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    1. Thanks for visiting and commenting, Kathy. It does make you interested, doesn't it!

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  5. Sounds like an excellent novel. I'm glad you are enjoying it. I'm going to look around my book piles because I think I have an ARC of this one somewhere.

    Here's my Friday post: http://www.bookclublibrarian.com/2013/07/friday-focus-friday-56-and-book_26.html

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    1. Thanks for visiting and commenting, Catherine. I hope you find it and like it too!

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  6. I've heard many good things about this one. And that is a very good way to start it out.

    Thanks for participating in Books Beginnings on Fridays!

    Rose City Reader

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    1. Thanks for hosting Gilion, and hanks for visiting and commenting!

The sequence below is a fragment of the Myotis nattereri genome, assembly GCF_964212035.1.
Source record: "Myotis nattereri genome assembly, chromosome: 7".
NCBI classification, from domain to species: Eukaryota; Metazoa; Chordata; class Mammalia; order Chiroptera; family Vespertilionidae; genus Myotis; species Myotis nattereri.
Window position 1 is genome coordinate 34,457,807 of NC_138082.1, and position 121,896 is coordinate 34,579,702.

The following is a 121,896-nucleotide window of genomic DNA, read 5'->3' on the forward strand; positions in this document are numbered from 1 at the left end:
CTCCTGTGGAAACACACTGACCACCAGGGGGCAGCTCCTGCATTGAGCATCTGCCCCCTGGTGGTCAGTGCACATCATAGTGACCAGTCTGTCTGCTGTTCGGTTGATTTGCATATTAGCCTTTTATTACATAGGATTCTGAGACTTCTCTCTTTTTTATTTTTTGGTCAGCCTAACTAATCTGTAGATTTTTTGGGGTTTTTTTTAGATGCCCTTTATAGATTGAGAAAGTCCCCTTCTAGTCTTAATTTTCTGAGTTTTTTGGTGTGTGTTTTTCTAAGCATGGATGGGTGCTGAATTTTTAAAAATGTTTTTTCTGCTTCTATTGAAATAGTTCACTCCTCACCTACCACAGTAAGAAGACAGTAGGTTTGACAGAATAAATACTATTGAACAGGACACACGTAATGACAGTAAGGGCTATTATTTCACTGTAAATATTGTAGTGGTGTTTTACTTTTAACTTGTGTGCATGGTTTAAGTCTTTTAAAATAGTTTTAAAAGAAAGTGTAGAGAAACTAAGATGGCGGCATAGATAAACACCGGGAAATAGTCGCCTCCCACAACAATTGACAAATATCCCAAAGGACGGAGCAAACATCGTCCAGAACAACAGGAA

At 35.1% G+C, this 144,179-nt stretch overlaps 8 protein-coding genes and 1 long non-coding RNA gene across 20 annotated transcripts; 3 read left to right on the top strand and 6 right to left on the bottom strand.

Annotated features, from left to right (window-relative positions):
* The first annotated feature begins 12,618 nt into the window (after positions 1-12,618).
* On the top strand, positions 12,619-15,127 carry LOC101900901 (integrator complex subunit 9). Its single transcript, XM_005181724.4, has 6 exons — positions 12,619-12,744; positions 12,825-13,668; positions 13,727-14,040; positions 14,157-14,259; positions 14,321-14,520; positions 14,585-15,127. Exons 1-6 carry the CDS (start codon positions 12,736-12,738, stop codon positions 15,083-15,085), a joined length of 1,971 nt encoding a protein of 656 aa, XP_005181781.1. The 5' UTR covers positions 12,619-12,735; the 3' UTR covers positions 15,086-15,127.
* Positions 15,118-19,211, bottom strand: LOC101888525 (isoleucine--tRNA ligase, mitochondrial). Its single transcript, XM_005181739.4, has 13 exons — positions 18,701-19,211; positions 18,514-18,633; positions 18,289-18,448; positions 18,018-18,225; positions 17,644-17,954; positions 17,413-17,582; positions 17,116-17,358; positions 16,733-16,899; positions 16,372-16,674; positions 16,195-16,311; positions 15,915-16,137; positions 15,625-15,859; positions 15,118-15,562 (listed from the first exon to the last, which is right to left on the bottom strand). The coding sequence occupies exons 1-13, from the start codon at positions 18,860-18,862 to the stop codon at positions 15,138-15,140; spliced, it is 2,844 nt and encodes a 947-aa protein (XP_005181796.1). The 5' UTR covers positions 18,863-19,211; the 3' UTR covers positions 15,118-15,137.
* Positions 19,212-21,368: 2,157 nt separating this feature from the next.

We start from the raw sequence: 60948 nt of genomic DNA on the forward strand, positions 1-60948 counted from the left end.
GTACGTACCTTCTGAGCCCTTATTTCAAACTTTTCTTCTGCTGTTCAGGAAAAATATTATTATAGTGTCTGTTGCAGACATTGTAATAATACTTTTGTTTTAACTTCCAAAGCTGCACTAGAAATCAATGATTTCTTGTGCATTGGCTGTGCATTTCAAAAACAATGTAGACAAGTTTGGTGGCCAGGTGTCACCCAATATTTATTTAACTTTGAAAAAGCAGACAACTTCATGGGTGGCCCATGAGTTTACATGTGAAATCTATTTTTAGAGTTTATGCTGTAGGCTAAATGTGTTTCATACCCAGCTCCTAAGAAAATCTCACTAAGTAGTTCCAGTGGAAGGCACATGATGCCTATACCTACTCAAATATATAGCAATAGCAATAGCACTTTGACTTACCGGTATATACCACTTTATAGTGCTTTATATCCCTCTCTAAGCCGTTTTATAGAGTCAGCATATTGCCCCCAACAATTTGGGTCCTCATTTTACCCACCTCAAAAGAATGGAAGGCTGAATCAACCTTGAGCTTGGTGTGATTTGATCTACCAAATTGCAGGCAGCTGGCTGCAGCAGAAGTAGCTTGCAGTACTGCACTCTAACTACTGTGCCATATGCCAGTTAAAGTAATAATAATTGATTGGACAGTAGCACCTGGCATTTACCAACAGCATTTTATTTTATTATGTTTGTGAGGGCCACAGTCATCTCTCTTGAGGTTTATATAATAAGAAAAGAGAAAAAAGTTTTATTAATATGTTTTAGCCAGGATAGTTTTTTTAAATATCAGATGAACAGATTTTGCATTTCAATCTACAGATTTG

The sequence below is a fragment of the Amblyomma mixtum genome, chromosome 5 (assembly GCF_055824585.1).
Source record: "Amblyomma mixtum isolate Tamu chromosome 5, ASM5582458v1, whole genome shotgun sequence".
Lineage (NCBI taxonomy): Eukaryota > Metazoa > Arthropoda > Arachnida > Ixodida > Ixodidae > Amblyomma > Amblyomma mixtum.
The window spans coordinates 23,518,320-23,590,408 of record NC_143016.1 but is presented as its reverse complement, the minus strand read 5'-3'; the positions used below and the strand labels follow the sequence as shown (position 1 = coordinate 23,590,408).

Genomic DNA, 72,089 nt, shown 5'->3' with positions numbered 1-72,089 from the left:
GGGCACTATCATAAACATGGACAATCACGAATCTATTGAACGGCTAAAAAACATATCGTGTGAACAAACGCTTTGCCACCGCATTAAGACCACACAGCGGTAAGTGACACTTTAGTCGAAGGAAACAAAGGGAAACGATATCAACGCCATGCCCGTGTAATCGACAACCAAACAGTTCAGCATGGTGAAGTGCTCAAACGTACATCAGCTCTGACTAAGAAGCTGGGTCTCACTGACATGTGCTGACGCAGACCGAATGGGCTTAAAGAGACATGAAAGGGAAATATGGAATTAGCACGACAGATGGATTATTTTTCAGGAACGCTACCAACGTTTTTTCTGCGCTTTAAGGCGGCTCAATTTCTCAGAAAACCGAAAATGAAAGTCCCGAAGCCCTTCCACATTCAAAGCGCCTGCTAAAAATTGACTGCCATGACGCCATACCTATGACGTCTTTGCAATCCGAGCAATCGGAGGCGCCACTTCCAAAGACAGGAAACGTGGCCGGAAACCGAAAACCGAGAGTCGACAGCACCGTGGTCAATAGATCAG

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  7. I have had my eye on this one...great opening lines.

    Here's MY FRIDAY MEMES POST

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    1. Thanks for visiting and commenting, Laurel-Rain!

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  8. Interesting story. One I have not seen before. Book Beginning at Mixed Book Bag

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    1. Thanks for visiting and commenting, JC. Off to read your post now!

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  9. The Orchardist is one of my favourite books of the year - hope you enjoy it Lindsay :)